Thursday, March 08, 2012

 

Friday Fragments

You’d think I would have learned to expect it by now, but I’m still surprised by the volume of email and delayed meetings that backs up while I’m traveling.  Yesterday was a dig-out-from-the-avalanche day, and today features seven scheduled meetings.  This is why I don’t travel much.

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I don’t get the Netflix thing.  Why can’t they stream the same movies they send out on DVD?  If I watch, say, Breakin’ 2: Electric Boogaloo on a DVD, and then watch it again via streaming, I notice two things.  First, my will to live is shot.  And second, it’s the same movie.  I don’t know why it matters how the pixels get to my tv.  They’re the same pixels.  If they could stream all the movies they have on DVD, I’d happily sign back up.  As it is, though, no.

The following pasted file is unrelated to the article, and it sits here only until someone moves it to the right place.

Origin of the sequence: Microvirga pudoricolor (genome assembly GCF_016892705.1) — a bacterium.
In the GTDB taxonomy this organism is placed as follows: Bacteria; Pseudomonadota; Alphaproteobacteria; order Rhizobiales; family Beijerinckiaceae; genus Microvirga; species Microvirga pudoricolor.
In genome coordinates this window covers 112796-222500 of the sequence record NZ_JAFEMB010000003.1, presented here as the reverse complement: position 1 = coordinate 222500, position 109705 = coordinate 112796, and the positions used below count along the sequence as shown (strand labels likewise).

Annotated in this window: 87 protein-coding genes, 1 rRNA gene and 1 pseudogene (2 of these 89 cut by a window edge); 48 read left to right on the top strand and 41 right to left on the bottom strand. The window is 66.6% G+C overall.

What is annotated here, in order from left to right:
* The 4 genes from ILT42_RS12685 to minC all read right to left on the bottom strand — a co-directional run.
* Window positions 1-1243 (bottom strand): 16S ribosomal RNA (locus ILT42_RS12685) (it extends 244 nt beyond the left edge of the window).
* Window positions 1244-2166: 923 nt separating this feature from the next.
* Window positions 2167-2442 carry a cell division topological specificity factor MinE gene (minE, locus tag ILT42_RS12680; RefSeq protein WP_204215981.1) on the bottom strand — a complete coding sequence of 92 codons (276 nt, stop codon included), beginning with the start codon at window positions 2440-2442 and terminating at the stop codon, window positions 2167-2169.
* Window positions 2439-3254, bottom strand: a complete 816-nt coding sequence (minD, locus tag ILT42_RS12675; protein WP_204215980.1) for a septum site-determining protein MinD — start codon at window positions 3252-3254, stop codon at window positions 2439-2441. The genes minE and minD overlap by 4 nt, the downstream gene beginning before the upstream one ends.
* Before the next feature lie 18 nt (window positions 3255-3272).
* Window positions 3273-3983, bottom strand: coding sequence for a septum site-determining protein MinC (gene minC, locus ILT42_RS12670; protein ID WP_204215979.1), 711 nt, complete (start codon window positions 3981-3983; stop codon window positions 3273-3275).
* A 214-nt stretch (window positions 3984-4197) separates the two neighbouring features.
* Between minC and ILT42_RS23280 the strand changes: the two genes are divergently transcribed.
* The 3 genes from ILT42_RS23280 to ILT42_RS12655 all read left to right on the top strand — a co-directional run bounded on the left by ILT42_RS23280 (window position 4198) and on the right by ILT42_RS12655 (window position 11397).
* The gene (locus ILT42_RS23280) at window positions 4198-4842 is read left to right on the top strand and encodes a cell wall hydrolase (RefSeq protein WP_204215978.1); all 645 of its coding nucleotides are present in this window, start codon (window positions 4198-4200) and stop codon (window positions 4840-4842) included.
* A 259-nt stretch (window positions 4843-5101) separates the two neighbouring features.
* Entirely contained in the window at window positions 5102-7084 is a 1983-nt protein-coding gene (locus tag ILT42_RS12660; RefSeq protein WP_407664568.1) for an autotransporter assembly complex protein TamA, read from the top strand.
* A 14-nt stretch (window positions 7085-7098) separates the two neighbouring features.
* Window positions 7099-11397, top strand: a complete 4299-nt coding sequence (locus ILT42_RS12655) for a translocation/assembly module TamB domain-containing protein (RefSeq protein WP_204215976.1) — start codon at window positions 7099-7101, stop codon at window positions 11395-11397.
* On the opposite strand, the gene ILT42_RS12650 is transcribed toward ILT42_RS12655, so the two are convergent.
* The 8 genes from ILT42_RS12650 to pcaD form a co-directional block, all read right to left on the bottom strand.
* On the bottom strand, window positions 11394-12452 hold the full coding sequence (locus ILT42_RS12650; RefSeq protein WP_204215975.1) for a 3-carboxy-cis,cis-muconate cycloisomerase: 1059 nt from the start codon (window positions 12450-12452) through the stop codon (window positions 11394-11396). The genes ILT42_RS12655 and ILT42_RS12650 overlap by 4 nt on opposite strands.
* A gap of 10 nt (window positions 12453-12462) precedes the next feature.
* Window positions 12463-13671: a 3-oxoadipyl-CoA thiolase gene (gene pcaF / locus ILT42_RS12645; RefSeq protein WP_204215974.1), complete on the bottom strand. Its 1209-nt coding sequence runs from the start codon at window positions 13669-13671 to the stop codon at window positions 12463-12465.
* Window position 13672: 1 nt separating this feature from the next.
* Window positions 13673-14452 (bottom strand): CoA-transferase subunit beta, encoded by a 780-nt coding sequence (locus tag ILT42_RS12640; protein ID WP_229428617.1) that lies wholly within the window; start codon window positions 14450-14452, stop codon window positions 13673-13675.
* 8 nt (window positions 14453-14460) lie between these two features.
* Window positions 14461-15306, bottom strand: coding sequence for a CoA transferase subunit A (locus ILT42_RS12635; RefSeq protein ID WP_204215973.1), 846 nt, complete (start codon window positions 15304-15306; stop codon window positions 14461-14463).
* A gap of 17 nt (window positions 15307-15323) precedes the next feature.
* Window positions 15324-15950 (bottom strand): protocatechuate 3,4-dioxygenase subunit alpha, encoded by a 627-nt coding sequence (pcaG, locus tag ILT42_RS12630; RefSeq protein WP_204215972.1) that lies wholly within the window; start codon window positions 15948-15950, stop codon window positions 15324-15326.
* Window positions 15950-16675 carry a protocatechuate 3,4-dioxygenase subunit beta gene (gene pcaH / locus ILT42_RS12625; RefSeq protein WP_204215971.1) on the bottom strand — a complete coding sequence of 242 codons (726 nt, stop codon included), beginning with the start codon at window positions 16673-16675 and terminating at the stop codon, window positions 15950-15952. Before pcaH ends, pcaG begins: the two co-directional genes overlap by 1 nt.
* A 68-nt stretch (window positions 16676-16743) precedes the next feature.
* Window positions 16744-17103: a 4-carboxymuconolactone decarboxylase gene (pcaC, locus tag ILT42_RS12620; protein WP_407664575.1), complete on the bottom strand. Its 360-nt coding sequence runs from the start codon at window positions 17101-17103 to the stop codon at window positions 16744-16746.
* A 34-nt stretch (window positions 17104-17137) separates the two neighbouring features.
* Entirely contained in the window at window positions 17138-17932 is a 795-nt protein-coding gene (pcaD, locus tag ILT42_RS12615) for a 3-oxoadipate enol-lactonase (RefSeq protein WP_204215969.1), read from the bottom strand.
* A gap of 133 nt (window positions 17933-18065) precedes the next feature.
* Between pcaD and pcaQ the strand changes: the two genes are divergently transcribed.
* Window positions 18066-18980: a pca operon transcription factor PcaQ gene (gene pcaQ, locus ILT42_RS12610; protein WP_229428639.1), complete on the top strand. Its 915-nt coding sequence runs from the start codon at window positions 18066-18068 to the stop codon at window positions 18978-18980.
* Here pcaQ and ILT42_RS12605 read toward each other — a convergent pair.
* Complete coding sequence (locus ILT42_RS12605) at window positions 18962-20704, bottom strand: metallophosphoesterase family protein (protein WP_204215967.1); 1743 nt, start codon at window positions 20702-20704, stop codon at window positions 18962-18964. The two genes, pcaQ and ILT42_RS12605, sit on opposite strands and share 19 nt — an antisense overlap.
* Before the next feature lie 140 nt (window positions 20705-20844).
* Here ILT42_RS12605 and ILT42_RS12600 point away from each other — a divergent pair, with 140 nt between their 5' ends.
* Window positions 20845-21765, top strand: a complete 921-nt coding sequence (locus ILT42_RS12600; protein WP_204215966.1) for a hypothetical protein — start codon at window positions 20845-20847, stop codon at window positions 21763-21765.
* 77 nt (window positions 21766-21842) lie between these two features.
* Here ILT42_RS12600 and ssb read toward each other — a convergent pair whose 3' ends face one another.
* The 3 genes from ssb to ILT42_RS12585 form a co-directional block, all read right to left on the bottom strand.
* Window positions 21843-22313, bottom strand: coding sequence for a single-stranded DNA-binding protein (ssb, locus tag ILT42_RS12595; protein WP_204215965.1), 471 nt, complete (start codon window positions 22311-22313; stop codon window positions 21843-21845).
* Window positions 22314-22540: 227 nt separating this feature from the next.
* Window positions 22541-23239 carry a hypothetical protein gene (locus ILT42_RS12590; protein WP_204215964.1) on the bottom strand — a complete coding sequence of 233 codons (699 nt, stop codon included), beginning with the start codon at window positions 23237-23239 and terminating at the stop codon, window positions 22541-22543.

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The joys of disaggregating data: at my college, we used to get course completion rates broken out by race, and again by gender, but not by both.  This year we’ve started getting each race broken out by gender, and the extra dimension is revealing.  Last Fall, women in the “Latino” category (Latina?) outperformed the white guys in developmental math classes.  Within each racial group, women outperformed men by about seven points.  What used to look like a racial disparity is starting to look more like a race-and-gender issue.

If nothing else, the data may help fine-tune some interventions.  And maybe dispel a few myths.

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Podcasts are what radio should have been.  Discuss.

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Genes are stubborn.  I don’t recall ever seeing my grandparents swim, or even hearing them mention it.  My Mom wanted -- and still wants -- nothing to do with water.  I never enjoyed actual swimming -- as opposed to just messing around in a pool on a hot day --  and dreaded lessons.  Now The Girl is complaining about her swim lessons.